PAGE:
One problem is that the cord was (and still is) running under the door, to a non-GFCI outlet in the basement. Since the area enclosing the foot of the stairs is all cinderblock and brick, I suggested the he run some conduit and mount a weatherproof outlet high on the stairwell wall to power the pump. What's the preferred method for making the electrical connections to sump pump that has a 3 prong 110 VAC and sits outside the house in a concrete and cinderblock stairwell?
Second question: When his house floods, he says that water comes up quickly through a drain in the floor under the basement sinks. He believes that this is a storm drain and not a sanitary one because the occasional leaf or piece of street debris will come up but never raw sewerage. He says the water smells like streets do after the get slightly wet from the rain. That, to me, says storm drain.
He also says that when this happens, the sump pump is NOT pumping continuously. The floor of his basement is all dug out around the perimeter - I assume that French drain was to deal with weeping cinderblock walls, which we all have to some extent in this neighborhood - the site of an old natural spring. Neither of us knows anything about the French drains other than mine was dug in 1971 because they wrote that in the concrete!
I think we're seeing two problems here. One is that the sump *does* overload in a heavy rain as it's happening. That's not a plumbing problem as much as it is a landscaping one. Regrading and perhaps gravel runoff trenches with perforated drain pipe should reduce the flooding of the stairwell (very impressive - can rise several inches in just a few minutes).
But I don't think any of the sump pump work we do is going to affect the water that pours impressively out of the floor drain about a day after very heavy rains begin and continue. When the weatherman issues flood warnings, that's when the floor drains tend to rise. We both got flooded when a hurricane passed by in 2003 or so, and both times we had water come up through the floor drain. Their houses sits noticeably lower and closer to the old spring and is graded so that a lot of water passes by the house on both sides.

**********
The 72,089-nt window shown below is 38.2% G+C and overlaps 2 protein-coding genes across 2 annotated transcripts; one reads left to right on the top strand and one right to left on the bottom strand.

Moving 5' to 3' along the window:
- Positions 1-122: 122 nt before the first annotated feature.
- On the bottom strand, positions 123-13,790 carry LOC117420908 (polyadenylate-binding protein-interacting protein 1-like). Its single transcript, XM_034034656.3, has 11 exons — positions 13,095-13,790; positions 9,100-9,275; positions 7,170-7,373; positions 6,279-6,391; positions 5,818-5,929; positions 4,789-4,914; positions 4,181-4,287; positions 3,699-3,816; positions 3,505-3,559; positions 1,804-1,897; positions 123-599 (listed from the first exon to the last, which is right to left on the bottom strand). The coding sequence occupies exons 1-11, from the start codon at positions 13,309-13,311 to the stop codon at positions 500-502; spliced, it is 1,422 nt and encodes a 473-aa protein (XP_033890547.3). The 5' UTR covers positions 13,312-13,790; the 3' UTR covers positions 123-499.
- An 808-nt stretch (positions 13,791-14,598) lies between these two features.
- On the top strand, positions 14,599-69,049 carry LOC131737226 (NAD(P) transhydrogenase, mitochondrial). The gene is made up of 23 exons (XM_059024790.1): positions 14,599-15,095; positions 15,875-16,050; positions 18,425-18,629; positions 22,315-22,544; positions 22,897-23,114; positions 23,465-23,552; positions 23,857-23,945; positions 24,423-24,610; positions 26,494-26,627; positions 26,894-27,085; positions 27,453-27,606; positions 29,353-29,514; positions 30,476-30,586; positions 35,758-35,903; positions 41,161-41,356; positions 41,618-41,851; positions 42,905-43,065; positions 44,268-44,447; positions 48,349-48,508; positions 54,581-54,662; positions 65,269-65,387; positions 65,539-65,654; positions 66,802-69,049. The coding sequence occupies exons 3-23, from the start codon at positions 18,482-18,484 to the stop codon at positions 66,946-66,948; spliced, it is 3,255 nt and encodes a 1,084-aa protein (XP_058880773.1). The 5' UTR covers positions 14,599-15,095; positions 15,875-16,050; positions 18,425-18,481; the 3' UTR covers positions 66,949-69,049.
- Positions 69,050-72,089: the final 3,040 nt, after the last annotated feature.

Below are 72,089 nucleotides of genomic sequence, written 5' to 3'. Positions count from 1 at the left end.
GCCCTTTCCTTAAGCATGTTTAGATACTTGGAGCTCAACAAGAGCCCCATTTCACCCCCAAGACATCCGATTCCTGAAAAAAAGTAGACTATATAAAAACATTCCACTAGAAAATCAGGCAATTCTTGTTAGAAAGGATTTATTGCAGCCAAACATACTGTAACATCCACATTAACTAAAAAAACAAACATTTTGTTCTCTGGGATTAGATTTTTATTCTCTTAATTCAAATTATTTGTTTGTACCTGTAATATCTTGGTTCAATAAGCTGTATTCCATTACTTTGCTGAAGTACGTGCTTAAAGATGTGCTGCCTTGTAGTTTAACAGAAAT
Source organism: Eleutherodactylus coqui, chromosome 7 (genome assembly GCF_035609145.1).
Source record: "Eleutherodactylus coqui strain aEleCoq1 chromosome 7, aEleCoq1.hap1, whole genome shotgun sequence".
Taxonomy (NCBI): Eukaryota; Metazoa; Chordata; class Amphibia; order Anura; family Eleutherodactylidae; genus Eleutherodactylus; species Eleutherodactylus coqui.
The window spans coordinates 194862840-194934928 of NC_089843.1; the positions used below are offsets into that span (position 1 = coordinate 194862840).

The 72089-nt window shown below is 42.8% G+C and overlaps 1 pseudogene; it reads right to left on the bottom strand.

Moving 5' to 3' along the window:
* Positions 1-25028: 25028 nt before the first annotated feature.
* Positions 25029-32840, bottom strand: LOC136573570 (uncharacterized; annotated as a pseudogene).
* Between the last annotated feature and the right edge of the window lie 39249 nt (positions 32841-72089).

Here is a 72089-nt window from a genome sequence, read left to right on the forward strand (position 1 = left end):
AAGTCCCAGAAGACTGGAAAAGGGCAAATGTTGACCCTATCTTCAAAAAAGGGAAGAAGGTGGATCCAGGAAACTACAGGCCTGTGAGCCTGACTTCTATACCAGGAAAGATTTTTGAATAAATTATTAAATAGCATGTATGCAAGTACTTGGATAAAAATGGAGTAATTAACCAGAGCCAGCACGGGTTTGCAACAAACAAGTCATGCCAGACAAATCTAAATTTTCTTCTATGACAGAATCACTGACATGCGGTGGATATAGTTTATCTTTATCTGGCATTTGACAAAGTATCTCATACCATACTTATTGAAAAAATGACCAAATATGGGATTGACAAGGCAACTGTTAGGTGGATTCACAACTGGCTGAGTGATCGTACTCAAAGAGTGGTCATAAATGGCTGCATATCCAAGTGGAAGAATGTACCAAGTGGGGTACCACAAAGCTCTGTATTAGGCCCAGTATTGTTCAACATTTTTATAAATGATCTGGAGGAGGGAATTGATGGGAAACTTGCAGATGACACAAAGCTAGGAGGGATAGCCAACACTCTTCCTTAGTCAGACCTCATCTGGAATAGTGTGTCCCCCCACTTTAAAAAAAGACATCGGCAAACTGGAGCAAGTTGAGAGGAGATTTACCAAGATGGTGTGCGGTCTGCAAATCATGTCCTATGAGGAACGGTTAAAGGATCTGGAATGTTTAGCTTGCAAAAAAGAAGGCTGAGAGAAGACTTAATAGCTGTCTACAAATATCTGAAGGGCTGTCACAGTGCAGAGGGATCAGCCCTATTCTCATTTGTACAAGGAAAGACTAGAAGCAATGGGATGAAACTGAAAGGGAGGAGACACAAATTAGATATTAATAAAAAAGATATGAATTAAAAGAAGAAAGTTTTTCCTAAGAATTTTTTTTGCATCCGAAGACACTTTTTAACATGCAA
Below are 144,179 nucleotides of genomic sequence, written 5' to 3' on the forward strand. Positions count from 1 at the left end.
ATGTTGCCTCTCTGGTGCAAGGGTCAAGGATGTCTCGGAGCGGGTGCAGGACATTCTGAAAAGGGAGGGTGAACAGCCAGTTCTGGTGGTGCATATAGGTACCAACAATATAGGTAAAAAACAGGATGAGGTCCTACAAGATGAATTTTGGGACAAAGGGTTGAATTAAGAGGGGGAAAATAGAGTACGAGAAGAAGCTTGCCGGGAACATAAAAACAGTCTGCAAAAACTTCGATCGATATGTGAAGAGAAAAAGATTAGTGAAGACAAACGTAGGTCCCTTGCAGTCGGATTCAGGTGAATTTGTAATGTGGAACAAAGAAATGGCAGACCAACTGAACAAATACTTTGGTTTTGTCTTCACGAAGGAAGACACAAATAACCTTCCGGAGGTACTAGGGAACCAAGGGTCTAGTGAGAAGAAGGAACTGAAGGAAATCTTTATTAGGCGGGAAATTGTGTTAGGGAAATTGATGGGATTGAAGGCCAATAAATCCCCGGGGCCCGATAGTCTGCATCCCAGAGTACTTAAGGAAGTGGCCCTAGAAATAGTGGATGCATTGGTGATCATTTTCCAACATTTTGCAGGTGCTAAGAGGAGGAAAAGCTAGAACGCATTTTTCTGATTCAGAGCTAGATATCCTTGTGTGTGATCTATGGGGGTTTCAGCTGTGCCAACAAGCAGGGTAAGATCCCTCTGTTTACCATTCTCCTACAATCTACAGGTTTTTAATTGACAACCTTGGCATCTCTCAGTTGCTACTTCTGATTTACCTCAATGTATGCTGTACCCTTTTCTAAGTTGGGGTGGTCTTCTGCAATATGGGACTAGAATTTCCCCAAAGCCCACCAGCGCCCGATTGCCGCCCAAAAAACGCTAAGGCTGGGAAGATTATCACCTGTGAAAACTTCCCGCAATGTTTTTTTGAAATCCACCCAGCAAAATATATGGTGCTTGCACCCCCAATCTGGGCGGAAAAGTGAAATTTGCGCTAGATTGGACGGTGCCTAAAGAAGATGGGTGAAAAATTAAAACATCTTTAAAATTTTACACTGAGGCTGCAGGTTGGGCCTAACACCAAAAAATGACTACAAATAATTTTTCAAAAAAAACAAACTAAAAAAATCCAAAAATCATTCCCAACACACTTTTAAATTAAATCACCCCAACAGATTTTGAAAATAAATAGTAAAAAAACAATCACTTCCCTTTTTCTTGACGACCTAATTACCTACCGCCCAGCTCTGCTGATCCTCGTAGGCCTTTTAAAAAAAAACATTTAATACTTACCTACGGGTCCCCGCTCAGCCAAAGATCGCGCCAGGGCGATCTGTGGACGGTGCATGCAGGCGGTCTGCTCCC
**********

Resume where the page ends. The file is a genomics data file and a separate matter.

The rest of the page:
So do the immediate rains overflowing the stairwell sump and soaking rains causing water to come up from the floor drain mean they are not interconnected in any way? He is certain that the french drains connect both to the outside sump and the floor drain. However I see no marks on the concrete to indicate a connection. All I see in a very odd 1/2" square hole between the floor drain and the wall. It doesn't sound like connecting the sump to the storm drain system would be allowable by code. Why would you use a pump if you could just dump any excess down the storm drain?
I thought of using the cave diver's trick of dyeing the sump water and then flooding the floor drain with a hose to see if they were connected.
One solution he proposed is to dig a sump around the floor drain allowing the mounting of a traditional sump pump. I've seen how fast the water can come up from a 3" drain and when it does come up, it replenishes itself unless it is constantly pumped by a fairly powerful pump with a 1 1/2" outlet hose lifting it less than 8' - I guess a new sump to catch the initial overflow from the floor drain isn't a bad idea.
I suggested just using a 12VDC self priming pump and an electronic water detector and relay. Stick the inlet hose down the floor drain and activate it when the water is an inch below floor level. He says the occasional leaf debris will jam up the pump and it will likely need constantly oiling to keep from sucking air and burning up.
So, suggestions, brickbats, netnanny noises? (-;
-- Bobby G.